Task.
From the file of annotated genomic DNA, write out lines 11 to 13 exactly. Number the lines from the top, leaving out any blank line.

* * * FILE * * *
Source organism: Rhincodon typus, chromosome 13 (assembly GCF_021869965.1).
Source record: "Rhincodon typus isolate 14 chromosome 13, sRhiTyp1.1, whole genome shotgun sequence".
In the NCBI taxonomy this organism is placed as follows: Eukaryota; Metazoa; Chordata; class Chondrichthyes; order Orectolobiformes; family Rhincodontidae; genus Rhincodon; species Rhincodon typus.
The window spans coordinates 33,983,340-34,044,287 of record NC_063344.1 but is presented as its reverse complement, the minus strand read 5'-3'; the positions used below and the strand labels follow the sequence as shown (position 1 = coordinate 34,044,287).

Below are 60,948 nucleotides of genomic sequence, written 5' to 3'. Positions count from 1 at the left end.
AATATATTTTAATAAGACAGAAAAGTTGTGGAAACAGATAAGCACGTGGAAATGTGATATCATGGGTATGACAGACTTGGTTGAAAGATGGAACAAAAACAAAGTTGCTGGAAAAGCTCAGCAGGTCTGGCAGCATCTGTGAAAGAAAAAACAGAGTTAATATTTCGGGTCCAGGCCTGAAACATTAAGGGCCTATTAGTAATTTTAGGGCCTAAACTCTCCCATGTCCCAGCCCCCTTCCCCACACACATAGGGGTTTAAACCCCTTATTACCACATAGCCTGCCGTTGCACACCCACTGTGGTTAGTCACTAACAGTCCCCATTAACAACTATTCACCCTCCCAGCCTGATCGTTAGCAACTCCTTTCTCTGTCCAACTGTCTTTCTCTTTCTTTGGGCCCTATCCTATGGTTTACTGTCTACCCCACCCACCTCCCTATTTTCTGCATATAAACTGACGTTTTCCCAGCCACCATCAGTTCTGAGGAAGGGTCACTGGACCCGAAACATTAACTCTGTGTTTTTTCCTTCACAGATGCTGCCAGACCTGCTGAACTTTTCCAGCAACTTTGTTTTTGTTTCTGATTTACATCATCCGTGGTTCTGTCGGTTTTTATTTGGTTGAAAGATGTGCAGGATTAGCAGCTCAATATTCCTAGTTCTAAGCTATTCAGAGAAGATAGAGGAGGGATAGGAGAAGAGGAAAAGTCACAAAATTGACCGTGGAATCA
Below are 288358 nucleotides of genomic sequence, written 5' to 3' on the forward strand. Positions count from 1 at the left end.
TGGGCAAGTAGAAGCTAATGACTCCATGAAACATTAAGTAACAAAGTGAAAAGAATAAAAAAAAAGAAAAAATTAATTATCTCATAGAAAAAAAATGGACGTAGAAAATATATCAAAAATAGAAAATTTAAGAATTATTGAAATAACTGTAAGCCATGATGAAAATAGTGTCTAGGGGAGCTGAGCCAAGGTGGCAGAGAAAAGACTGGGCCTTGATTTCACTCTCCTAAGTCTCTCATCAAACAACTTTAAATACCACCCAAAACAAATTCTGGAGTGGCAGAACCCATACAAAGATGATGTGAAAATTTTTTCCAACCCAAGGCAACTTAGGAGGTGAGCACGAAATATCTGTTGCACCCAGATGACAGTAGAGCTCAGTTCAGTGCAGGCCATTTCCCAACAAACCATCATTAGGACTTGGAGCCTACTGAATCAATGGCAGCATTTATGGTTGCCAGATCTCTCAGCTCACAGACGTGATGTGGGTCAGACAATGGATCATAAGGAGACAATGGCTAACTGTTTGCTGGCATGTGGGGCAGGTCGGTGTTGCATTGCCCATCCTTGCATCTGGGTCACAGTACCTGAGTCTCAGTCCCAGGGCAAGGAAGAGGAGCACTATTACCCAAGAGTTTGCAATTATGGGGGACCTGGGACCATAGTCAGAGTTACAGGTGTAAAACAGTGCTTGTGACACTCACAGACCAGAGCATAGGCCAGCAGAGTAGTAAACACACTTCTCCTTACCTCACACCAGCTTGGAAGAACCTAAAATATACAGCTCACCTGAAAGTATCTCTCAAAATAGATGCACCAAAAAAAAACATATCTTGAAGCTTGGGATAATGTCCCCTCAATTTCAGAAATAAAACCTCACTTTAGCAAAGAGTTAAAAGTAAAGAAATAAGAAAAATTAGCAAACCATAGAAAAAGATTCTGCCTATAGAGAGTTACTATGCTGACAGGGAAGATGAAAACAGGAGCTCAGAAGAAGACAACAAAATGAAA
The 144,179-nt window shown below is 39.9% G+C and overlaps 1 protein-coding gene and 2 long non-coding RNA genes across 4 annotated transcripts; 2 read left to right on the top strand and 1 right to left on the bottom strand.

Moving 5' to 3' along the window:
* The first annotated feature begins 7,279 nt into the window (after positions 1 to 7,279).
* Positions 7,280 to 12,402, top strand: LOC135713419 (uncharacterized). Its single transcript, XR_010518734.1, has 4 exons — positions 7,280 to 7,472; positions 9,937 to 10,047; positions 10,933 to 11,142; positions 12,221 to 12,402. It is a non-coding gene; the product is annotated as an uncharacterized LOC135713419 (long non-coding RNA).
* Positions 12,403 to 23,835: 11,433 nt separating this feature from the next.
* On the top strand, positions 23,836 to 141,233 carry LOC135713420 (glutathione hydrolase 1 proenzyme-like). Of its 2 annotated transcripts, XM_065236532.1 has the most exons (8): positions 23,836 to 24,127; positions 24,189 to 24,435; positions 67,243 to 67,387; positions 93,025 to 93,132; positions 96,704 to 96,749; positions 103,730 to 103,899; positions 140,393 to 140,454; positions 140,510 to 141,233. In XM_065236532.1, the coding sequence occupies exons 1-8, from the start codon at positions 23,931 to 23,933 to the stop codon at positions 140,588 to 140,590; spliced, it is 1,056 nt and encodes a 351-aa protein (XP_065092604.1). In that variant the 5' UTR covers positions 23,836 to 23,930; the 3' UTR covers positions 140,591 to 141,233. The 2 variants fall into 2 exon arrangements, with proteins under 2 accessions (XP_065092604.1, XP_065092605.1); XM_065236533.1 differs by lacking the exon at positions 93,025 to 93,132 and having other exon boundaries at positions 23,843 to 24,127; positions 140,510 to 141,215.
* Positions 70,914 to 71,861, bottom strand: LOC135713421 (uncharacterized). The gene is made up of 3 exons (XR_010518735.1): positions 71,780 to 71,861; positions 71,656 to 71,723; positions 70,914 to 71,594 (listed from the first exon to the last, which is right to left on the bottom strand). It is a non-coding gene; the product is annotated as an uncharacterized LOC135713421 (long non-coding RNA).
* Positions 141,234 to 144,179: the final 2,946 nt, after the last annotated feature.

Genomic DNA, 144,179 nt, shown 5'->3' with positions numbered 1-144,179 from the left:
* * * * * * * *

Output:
* The first annotated feature begins 7,279 nt into the window (after positions 1 to 7,279).
* Positions 7,280 to 12,402, top strand: LOC135713419 (uncharacterized). Its single transcript, XR_010518734.1, has 4 exons — positions 7,280 to 7,472; positions 9,937 to 10,047; positions 10,933 to 11,142; positions 12,221 to 12,402. It is a non-coding gene; the product is annotated as an uncharacterized LOC135713419 (long non-coding RNA).
* Positions 12,403 to 23,835: 11,433 nt separating this feature from the next.